Stage 1:¬†All new application development starts from a developer writing code against a test database. Every time he hits the F5, the application zips to the database and shows the data on his application at lightning speed. And why wouldn’t it? He and a few others are the only ones connected to the database.

Stage 2: This application is then deployed to production and starts getting used by a few hundred people. Performance drop is not particularly evident.

Stage 3: As the popularity of the application grows and more and more people start using it, there is a noticeable drop in performance and that is when the Development team goes back to the whiteboard and starts to find solutions. But usually at this point, re-architecture is a huge cost.

Hence, building Caching into your architecture and design right from the beginning!

A caching example

Lets us walk through the process of building a simple web page that uses Redis Cache as opposed to a Database. I have built two web-based application applications on Azure. One connected to a Azure SQL Database and one connected to Azure Redis Cache. This article assumes that you have a basic understanding of Azure Services and .Net coding.

The database used is the AdventureWorks sample available on Azure when you set up a Azure SQL Instance.

Azure DB Create 2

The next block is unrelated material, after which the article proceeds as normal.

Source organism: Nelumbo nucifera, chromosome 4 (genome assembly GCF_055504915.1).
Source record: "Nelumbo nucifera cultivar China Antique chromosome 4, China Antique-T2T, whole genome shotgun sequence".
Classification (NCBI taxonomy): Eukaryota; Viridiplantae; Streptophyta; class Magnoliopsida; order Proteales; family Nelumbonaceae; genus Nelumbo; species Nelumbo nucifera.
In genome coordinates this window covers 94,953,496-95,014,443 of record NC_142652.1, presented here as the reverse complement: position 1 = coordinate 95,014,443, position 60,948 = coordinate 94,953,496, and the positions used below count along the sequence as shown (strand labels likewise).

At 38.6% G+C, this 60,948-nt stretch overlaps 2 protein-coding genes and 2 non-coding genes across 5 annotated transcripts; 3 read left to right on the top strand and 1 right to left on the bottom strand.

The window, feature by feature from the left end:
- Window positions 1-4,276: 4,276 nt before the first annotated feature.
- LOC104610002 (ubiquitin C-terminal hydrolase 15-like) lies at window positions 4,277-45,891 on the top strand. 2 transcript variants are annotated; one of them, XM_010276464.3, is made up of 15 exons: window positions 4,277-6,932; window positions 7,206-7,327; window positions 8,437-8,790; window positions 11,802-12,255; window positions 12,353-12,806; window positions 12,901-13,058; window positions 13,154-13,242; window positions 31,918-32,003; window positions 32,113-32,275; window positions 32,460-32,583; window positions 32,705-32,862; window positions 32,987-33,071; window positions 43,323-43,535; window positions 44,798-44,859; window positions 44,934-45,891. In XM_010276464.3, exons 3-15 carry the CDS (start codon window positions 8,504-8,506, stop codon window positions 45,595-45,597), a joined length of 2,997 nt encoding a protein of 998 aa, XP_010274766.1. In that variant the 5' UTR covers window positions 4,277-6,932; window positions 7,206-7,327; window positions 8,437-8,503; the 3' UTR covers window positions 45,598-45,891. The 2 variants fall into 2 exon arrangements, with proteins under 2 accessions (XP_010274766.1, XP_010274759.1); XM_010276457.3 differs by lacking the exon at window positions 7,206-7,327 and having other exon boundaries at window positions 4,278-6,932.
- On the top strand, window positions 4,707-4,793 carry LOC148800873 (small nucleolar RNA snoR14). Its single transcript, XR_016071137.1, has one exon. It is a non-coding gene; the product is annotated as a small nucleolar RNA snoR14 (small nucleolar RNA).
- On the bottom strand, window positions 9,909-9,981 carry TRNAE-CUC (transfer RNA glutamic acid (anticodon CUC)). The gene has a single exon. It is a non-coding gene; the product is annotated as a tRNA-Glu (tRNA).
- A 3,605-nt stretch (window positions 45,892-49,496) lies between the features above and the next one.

Then I setup a Redis Cache service on Azure and called it AWCache

Azure Redis Cache Create 3

Once the database and cache were setup, I built a Console Application that builds the Cache from the Database.

Here are a the basic steps of constructing the Cache:

Prerequisites: NewtonSoft JSon, StackExchange Redis Library . Use Nuget to import the latest packages into Visual Studio.

Build a Join Query that gets ProductCategory X Product on Category ID:

select SalesLT.ProductCategory.ProductCategoryID,
from SalesLT.Product, SalesLT.ProductCategory 
where SalesLT.ProductCategory.ProductCategoryID = SalesLT.Product.ProductCategoryID 
order by SalesLT.ProductCategory.Name

Build a Cache Structure to load the Join query into.

//Structure to store Category X Products
 public class CategoryXProduct
    public string CategoryID;
    public string CategoryName;
    public List<Product> lstProducts;
    public CategoryXProduct()
       lstProducts = new List<Product>();

 //Structure to store Products
 public class Product